Stories about Protest from September, 2015
"The [Occupy Central] movement suggests that both the Internet and Hong Kong are at a crossroads, that both cannot take its freedoms for granted," writes Lokman Tsui.
Russian punk musicians and political activists Pussy Riot raised awareness of the cause of refugees in Europe with a violent and loud performance at Banksy's Dismaland park in London.
"For us, the night of September 26 hasn't ended," says one survivor of the Ayotzinapa tragedy. "They thought that over time they could defeat us. But that's not the case."
The Catalan people's distrust towards the Spanish government has been exacerbated by several unfortunate public faux-pas in the weeks prior to Catalonia's regional "independence" election on September 27.
“They have tarnished my daughter’s reputation in prison. They are playing with her integrity with their [ugly] words."
'Halal' Internet refers to Iran's national intranet project, but ads for censorship software associated with groups of parents protesting Ontario's sexual education curriculum are using the term.
"What is clear from all these stories is the need for an all-out rejection of these restrictive rules and the patriarchal protectionism they are built on."
Learn who is behind the coup, what this has to do with upcoming elections and why all eyes are on citizen movements' reactions to the crisis.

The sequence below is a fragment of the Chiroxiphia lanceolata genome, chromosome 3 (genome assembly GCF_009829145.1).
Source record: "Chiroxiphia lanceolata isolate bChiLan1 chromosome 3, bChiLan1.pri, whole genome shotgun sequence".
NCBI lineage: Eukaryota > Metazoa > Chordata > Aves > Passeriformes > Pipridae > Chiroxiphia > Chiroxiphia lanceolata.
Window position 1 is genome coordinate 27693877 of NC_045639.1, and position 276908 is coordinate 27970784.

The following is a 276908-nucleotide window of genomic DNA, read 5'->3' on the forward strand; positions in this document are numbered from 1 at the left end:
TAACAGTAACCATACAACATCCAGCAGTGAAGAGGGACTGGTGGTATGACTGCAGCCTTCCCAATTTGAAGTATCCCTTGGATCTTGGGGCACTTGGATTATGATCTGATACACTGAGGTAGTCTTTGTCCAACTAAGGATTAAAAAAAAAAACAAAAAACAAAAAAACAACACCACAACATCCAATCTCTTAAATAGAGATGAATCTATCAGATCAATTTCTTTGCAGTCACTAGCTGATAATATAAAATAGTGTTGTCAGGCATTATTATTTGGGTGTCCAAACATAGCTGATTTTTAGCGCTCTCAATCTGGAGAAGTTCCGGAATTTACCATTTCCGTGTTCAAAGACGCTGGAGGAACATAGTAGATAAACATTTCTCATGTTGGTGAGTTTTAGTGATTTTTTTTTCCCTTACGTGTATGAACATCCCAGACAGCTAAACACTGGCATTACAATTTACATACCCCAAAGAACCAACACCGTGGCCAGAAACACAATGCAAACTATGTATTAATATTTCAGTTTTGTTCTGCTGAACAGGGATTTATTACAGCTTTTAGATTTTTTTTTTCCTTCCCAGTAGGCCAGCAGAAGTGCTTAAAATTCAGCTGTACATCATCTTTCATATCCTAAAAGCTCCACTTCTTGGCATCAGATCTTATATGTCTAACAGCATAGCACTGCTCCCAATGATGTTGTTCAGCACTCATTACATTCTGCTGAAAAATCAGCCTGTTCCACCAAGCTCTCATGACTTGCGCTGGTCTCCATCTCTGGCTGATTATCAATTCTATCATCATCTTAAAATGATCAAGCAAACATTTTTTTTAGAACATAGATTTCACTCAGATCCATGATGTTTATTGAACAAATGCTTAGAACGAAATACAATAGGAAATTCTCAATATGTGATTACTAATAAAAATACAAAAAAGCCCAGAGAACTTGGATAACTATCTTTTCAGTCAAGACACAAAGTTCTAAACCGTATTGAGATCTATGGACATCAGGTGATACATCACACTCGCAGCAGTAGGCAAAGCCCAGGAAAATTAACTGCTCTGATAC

Uber is challenging the taxi business concept all around the world. Portuguese taxi drivers are reacting very seriously: with protests. The same is happening in Indonesia.
Saudi Ali al-Nimr was arrested when he was 17. Now, at 21, he is sentenced to be beheaded, and then have his body strapped to a cross to rot.
Four people involved with the Adamya Bangladesh Foundation, which works to improve the lives of street children, face human trafficking charges. Supporters aren't convinced of the police case against them.
Forty-three people were arrested in Lebanon on Wednesday for protesting against the second round of talks between political powers to end the presidential stalemate.
As the country's ruling coalition prepared to pass a new law allowing Japan to go to war, protesters lined the streets and scuffles broke out inside the Diet itself.
"Freedom can't be maintained if we're not willing to defend it," Pravit tweeted on the day of his detention.
Activists also carried messages featuring quotes from the several illegal wiretap recordings leaked by opposition leaders in recent months, colloquially called "bombs" in Macedonia.
“Constitution requires free universal education, but government proposes tax on education.” A new value-added tax on private university tuition meets with disapproval and mass protests in Bangladesh.
Russian censors have banned a series of political videos on YouTube featuring calls to anti-Putin activism. Notably, officials have banned clips from opposition leader Alexey Navalny’s courtroom closing statement.
September marks 11 years since Munir Said Thalib, a human rights activist who exposed government abuses during the last years of President Suharto, was killed by suspected military agents.
"This draft constitution will eventually establish a mechanism which will sustain the power of undemocratic entities over the democratic ones."
The surprise appearance of Indonesia's House speaker and his deputy at Donald Trump's campaign rally in New York angered many Indonesian netizens.
A young Stalinist living in Vladivostok has defaced a new statue of Nobel-prize-winning writer Aleksandr Solzhenitsyn, hanging a sign reading “JUDAS” around Solzhenitsyn’s neck.